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John McCain
FILE - In this July 11, 2017 file photo, Senate Armed Services Committee Chairman Sen. John McCain, R-Ariz. listens on Capitol Hill in Washington, during the committee's confirmation hearing for Nay Secretary nominee Richard Spencer. Surgeons in Phoenix said they removed a blood clot from above the left eye of McCain. Mayo Clinic Hospital doctors said Saturday, July 15 that McCain underwent a "minimally invasive" procedure to remove the nearly 2-inch (5-centimeter) clot, and that the surgery went "very well." They said the 80-year-old Republican is resting comfortably at his home in Arizona. Pathology reports are expected in the next several days. (AP Photo/Jacquelyn Martin, File)

McCain will return for a close Obamacare vote



Sen. John McCain (R-AZ) will return to Washington, D.C. on Tuesday to participate in the Senate’s major vote on repealing and replacing Obamacare, according to his office.

McCain’s office announced McCain’s return late Monday, according to Politico, one day before a procedural vote on the healthcare law that faces a narrow path to passage.

McCain was diagnosed with brain cancer last week, leaving Republican leadership scrambling to get the 50 votes needed for starting debate on the controversial Obamacare repeal bill.

“They were trying to get approval [from his doctors] from his travel arrangements,” Senate Majority Whip John Cornyn (R-TX) said earlier Monday.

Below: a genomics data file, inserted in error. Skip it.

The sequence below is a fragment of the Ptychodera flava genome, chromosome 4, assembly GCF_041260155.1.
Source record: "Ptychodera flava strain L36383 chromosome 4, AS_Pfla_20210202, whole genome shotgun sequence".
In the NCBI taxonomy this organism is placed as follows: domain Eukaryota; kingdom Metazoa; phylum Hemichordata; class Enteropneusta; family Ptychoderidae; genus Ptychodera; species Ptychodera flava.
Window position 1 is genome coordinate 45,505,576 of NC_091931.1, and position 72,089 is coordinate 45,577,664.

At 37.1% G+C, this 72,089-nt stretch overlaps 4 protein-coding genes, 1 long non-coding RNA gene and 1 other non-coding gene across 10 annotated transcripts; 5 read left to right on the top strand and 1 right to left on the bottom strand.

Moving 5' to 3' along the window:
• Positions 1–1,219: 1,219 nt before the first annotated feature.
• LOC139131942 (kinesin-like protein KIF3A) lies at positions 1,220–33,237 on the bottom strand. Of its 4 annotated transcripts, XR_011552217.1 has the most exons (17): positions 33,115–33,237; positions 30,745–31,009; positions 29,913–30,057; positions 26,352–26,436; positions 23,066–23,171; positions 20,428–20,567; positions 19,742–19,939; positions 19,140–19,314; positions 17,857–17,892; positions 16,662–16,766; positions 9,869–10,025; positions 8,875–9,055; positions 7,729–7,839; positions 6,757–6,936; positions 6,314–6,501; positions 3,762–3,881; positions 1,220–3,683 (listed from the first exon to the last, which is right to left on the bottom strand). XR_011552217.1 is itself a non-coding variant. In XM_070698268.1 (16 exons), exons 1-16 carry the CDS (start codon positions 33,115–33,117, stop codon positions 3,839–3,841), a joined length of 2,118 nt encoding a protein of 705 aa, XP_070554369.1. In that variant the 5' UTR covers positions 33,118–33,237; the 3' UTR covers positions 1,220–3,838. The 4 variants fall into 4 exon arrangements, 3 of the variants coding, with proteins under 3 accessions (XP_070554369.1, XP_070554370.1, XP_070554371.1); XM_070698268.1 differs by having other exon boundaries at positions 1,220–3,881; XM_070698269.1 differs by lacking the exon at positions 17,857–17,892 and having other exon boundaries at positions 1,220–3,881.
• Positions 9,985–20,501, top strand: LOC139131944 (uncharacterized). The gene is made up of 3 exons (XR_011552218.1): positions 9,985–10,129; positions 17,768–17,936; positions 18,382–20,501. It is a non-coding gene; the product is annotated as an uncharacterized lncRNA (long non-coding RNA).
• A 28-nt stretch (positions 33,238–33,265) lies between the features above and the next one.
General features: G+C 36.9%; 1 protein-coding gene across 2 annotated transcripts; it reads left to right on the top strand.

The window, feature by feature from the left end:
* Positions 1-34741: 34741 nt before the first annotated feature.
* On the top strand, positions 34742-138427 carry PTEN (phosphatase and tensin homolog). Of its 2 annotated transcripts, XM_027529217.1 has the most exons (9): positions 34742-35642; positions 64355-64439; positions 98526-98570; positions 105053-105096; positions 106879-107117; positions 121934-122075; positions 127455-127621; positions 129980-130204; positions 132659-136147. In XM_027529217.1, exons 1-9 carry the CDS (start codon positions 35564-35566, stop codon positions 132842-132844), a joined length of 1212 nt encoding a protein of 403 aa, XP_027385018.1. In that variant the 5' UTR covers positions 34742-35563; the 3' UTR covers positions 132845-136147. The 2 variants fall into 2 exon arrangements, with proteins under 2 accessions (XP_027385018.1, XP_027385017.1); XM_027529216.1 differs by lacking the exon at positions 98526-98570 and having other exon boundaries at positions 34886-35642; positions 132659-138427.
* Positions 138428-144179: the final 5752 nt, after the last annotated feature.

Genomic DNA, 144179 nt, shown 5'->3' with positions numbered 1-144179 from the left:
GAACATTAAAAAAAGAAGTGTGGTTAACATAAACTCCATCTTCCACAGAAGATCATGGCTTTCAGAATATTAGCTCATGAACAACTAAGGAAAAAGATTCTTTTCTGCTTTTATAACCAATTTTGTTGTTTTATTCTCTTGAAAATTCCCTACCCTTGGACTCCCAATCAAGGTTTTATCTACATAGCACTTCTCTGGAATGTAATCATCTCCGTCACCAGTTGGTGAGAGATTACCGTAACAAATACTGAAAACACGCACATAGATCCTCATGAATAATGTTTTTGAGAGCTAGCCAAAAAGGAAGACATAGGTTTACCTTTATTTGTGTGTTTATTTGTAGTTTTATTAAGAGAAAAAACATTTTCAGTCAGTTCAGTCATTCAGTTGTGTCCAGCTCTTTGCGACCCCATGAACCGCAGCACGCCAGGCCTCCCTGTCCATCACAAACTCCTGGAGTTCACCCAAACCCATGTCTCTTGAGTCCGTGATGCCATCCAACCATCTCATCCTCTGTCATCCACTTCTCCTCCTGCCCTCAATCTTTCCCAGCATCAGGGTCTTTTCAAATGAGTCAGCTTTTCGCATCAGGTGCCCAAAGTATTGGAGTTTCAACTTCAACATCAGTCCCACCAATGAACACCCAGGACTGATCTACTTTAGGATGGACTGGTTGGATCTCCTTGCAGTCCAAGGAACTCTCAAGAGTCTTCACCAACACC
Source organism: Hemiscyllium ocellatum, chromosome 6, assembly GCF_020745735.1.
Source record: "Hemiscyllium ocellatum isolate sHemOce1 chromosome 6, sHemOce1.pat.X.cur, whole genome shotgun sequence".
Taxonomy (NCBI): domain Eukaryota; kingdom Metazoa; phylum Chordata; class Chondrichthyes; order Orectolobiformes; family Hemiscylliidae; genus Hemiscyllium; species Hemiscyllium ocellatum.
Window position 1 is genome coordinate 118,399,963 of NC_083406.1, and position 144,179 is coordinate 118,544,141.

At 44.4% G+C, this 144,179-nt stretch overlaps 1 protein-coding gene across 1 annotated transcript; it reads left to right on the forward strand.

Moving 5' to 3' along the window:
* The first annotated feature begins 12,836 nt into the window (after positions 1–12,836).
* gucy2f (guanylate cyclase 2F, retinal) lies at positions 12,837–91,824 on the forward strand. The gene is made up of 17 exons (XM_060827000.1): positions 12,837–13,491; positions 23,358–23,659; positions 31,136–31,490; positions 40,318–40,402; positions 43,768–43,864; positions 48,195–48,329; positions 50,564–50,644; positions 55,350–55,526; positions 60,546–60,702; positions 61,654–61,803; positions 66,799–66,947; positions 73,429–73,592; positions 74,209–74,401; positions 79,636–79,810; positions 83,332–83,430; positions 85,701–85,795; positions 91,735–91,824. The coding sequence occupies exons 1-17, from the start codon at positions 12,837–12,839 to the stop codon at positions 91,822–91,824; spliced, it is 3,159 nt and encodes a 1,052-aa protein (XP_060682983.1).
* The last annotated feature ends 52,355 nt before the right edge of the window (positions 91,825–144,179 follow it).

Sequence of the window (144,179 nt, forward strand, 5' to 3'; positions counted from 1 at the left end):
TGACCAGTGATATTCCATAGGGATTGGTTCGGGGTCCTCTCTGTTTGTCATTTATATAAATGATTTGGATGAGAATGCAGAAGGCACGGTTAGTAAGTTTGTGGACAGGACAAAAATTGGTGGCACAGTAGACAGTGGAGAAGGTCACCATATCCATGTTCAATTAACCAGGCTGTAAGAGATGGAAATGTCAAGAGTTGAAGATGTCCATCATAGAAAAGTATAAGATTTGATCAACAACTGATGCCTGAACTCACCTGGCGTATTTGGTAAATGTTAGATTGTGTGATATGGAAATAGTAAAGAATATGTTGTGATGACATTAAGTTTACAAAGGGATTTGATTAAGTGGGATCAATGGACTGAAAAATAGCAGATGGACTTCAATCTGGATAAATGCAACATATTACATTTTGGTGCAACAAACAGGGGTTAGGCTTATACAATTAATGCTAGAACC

“I’ve personally volunteered to rent an RV,” he added of McCain, the GOP’s presidential nominee in 2008.

Some Twitter users on Monday voiced hope that McCain would help block his own party from repealing Obamacare.

Other people on the social media platform urged McCain to help scrap Obamacare and reform America’s healthcare system.

McCain had a blood clot removed from above his left eye last week, quickly putting his presence in the Senate for a vote on the GOP’s Obamacare repeal bill in doubt.

Senate Majority Leader Mitch McConnell (R-KY) needs 50 of the upper chamber’s 52 GOP senators to vote in favor of the House-passed bill for repealing Obamacare.

McCain’s inclusion means that McConnell can afford to have two Republicans defect and still have Vice President Mike Pence break a tie assuming all Democrats oppose the measure.

President Trump had made repealing and replacing Obamacare a key priority of his presidency having campaigned on it extensively last year.

Republicans have struggled for a consensus on the best strategy for accomplishing Trump’s goal, however, with conservatives and moderates have conflicting opinions on the matter.

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